|U.S. Kidney Failure Rates Stabilize, Ending
a 20-Year Climb
Troubling Racial Disparities Persist
After 20 years of annual increases from 5 to 10 percent, rates
for new cases of kidney failure have stabilized, according to new
research from the National Institute of Diabetes and Digestive
and Kidney Diseases (NIDDK) of the National Institutes of Health.
At the same time, dramatic racial disparities persist.
In 2003, the rate for new cases of kidney failure was 338 per
million population, down slightly from 2002 and continuing a four-year
trend, finally allowing researchers to be cautiously optimistic
that rate decreases have not happened by chance. The average annual
increase has been less than 1 percent since 1999, compared to an
average 5 percent in the previous decade, according to research
published recently by NIDDK’s U.S. Renal Data System (USRDS) at www.usrds.org and
being presented next month at the annual scientific meeting of
the American Society of Nephrology.
Diabetes and high blood pressure remain the leading causes of
kidney failure, accounting for 44 percent and 28 percent of all
new cases, respectively. The most striking trends were found in
diabetes, where rates for new cases in whites under age 40 were
the lowest since the late 1980’s, in stark contrast to rates for
their African American counterparts, which have not budged.
“It’s gratifying to see progress, however small, and to know that
NIDDK activities undoubtedly have had a hand in that success,” said
Paul W. Eggers Ph.D., NIDDK’s co-director for the USRDS. “But persistent
disparities are sobering.”
Credit for recent gains likely goes to clinical strategies proven
in the 1990s to significantly delay or prevent kidney failure:
angiotensin-converting enzyme inhibitors (ACE-inhibitors) and angiotensin
receptor blockers (ARBs), which lower protein in the urine and
are thought to directly prevent injury to the kidneys' blood vessels;
and careful control of diabetes and blood pressure. The launch
of private and government programs to improve care and increase
awareness coincided with these developments, including NIDDK’s
National Kidney Disease Education Program (NKDEP).
NKDEP encourages early diagnosis and management by increasing
- the connection between diabetes, high blood pressure and kidney
- strategies proven to prevent or delay kidney failure
- estimating kidney function (eGFR) to find kidney disease earlier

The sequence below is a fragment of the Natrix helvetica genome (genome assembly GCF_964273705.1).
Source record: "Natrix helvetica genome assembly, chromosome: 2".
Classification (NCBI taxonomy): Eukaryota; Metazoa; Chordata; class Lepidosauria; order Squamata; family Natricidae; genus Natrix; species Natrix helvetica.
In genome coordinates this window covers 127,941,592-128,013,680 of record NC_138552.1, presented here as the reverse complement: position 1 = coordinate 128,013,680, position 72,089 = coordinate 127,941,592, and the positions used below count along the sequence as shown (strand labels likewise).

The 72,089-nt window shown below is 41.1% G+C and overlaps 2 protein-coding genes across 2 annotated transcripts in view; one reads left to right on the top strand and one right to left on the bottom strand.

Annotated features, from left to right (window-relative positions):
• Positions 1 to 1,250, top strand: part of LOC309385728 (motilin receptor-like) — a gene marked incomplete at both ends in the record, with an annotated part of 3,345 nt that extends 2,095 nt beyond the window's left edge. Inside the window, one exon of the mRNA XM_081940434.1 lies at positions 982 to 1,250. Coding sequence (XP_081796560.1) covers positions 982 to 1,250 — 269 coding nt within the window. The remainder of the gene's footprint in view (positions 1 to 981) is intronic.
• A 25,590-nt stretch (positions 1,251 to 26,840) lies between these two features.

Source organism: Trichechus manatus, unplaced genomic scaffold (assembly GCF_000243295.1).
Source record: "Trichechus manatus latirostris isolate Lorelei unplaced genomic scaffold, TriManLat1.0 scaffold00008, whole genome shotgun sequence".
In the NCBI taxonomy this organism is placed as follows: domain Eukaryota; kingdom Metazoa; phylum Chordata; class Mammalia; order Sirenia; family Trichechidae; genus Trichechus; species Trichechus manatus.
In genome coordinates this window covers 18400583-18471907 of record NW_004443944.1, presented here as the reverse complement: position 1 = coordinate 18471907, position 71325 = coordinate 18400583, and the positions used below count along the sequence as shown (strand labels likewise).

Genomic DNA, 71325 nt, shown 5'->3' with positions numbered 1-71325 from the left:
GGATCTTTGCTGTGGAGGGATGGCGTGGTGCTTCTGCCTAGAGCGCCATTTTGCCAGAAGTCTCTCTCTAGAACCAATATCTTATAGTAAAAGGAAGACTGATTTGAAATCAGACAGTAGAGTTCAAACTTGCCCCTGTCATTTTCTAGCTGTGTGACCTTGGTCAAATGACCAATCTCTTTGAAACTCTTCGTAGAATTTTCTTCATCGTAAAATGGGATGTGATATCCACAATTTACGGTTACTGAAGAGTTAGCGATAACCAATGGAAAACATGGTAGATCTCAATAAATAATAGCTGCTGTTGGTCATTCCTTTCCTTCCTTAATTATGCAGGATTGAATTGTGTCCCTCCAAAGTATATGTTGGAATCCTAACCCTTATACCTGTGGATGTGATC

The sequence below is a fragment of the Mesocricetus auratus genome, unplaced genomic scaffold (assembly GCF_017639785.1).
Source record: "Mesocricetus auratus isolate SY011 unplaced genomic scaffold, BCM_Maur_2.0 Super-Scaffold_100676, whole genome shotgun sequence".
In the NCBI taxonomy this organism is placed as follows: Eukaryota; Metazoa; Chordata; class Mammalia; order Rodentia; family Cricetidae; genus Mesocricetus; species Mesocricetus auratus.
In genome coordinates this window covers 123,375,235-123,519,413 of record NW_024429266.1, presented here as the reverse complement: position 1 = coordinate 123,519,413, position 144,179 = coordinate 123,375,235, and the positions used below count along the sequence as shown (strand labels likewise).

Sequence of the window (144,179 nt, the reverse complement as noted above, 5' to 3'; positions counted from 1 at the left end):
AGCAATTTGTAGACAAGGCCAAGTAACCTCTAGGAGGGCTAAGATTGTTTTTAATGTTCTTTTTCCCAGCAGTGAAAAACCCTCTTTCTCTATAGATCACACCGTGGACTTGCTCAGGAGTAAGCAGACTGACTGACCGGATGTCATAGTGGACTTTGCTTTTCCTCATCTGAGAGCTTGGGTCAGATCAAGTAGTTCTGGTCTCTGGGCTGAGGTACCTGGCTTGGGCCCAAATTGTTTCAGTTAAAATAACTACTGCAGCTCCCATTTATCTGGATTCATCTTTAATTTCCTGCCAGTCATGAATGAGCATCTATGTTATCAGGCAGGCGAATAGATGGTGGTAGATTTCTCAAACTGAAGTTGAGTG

- efforts to standardize testing for kidney disease and encourage
more labs to automatically report eGFR, and
- time-saving tools for health professionals at www.nkdep.nih.gov,
including eGFR calculators that eliminate most of the work to
estimate kidney function; and a letter template, which automatically
calculates patient-specific eGFR, generates a list of next steps
based on kidney disease stage and is designed to improve communication
between kidney specialists and primary care physicians.
Despite incremental successes in preventing kidney failure and
in improving health and survival of people who have it already,
the increasing and aging U.S. population means that more people
than ever before are getting and living with the disease. In 2003,
nearly 537,000 people received dialysis or a kidney transplant.
The cost to Medicare was $18.1 billion, with another $9.2 billion
borne by private insurers and patients. Another 10 million people
in the United States have earlier kidney disease; most don’t know
they have it, let alone that the disease increases the risk for
premature death, heart attacks, strokes, and other problems.
The research also found both encouraging and discouraging news
about the quality of care for people with chronic kidney disease
(CKD), an earlier stage that precedes kidney failure. Tests to
find kidney disease at the earliest, most-treatable stages are
not widely used. Only 10 percent of the general Medicare population
had a blood test and only 5 percent had urine tested for kidney
disease. But, while ACE-inhibitors and ARBs are still underutilized,
there has been a dramatic increase in their use. In the past decade,
the use of these drugs doubled among people over age 60 with CKD,
from 16 percent to 32 percent of patients, and nearly half of those
who also had diabetes or hypertension or congestive heart failure
“We could prevent or delay a lot more kidney failure, simply by
using the box of tools that are already in the trunk,” said Josephine
P. Briggs, M.D., a kidney specialist and director of NIDDK’s Division
of Kidney, Urologic, and Hematologic Diseases.
USRDS research depends on collaborations with other agencies
of the U.S. Department of Health and Human Services (HHS), especially
the Centers for Medicare and Medicaid Services, but also the
United Network for Organ Sharing and the Centers for Disease
Control and Prevention. Patient registries for other countries
also contribute data for analyses.
NIDDK, part of the National Institutes of Health (NIH), conducts
and supports research and education programs on kidney disease
and diabetes, among others. Learn more about NIDDK programs and
diseases at www.niddk.nih.gov.
The National Institutes of Health (NIH) — The Nation's
Medical Research Agency — includes 27 Institutes and
Centers and is a component of the U. S. Department of Health
and Human Services. It is the primary Federal agency for conducting
and supporting basic, clinical, and translational medical research,
and it investigates the causes, treatments, and cures for both
common and rare diseases. For more information about NIH and
its programs, visit http://www.nih.gov.